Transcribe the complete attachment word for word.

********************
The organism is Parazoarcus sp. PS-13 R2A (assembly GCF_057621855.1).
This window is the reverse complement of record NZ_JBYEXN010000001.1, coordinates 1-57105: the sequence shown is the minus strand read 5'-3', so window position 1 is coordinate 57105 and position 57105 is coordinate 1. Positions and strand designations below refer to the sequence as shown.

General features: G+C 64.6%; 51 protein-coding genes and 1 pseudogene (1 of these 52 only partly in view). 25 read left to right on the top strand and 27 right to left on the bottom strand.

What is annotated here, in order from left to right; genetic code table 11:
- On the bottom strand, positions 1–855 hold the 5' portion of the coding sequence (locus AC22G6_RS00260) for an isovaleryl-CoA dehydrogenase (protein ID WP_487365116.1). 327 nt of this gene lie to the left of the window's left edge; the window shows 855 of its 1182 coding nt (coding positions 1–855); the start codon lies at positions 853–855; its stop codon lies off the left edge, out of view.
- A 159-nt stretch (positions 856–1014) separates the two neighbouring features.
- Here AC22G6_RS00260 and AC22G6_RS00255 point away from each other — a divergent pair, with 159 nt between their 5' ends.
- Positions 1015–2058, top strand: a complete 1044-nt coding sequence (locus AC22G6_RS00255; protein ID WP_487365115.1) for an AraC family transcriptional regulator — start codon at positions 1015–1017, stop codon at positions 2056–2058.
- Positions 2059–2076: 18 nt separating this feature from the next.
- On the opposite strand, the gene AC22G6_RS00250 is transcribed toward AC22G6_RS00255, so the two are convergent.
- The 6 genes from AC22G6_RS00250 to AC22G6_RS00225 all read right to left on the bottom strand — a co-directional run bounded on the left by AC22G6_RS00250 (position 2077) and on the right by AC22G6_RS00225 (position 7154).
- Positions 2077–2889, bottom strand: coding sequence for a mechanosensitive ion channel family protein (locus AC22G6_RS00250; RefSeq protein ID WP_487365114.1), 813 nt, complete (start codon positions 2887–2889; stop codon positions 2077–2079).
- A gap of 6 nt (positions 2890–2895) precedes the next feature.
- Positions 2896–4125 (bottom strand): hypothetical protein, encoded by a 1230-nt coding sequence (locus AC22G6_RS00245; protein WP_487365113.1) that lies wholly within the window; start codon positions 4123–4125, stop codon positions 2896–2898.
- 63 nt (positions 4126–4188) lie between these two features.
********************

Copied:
The organism is Parazoarcus sp. PS-13 R2A (assembly GCF_057621855.1).
This window is the reverse complement of record NZ_JBYEXN010000001.1, coordinates 1-57105: the sequence shown is the minus strand read 5'-3', so window position 1 is coordinate 57105 and position 57105 is coordinate 1. Positions and strand designations below refer to the sequence as shown.

General features: G+C 64.6%; 51 protein-coding genes and 1 pseudogene (1 of these 52 only partly in view). 25 read left to right on the top strand and 27 right to left on the bottom strand.

What is annotated here, in order from left to right; genetic code table 11:
- On the bottom strand, positions 1–855 hold the 5' portion of the coding sequence (locus AC22G6_RS00260) for an isovaleryl-CoA dehydrogenase (protein ID WP_487365116.1). 327 nt of this gene lie to the left of the window's left edge; the window shows 855 of its 1182 coding nt (coding positions 1–855); the start codon lies at positions 853–855; its stop codon lies off the left edge, out of view.
- A 159-nt stretch (positions 856–1014) separates the two neighbouring features.
- Here AC22G6_RS00260 and AC22G6_RS00255 point away from each other — a divergent pair, with 159 nt between their 5' ends.
- Positions 1015–2058, top strand: a complete 1044-nt coding sequence (locus AC22G6_RS00255; protein ID WP_487365115.1) for an AraC family transcriptional regulator — start codon at positions 1015–1017, stop codon at positions 2056–2058.
- Positions 2059–2076: 18 nt separating this feature from the next.
- On the opposite strand, the gene AC22G6_RS00250 is transcribed toward AC22G6_RS00255, so the two are convergent.
- The 6 genes from AC22G6_RS00250 to AC22G6_RS00225 all read right to left on the bottom strand — a co-directional run bounded on the left by AC22G6_RS00250 (position 2077) and on the right by AC22G6_RS00225 (position 7154).
- Positions 2077–2889, bottom strand: coding sequence for a mechanosensitive ion channel family protein (locus AC22G6_RS00250; RefSeq protein ID WP_487365114.1), 813 nt, complete (start codon positions 2887–2889; stop codon positions 2077–2079).
- A gap of 6 nt (positions 2890–2895) precedes the next feature.
- Positions 2896–4125 (bottom strand): hypothetical protein, encoded by a 1230-nt coding sequence (locus AC22G6_RS00245; protein WP_487365113.1) that lies wholly within the window; start codon positions 4123–4125, stop codon positions 2896–2898.
- 63 nt (positions 4126–4188) lie between these two features.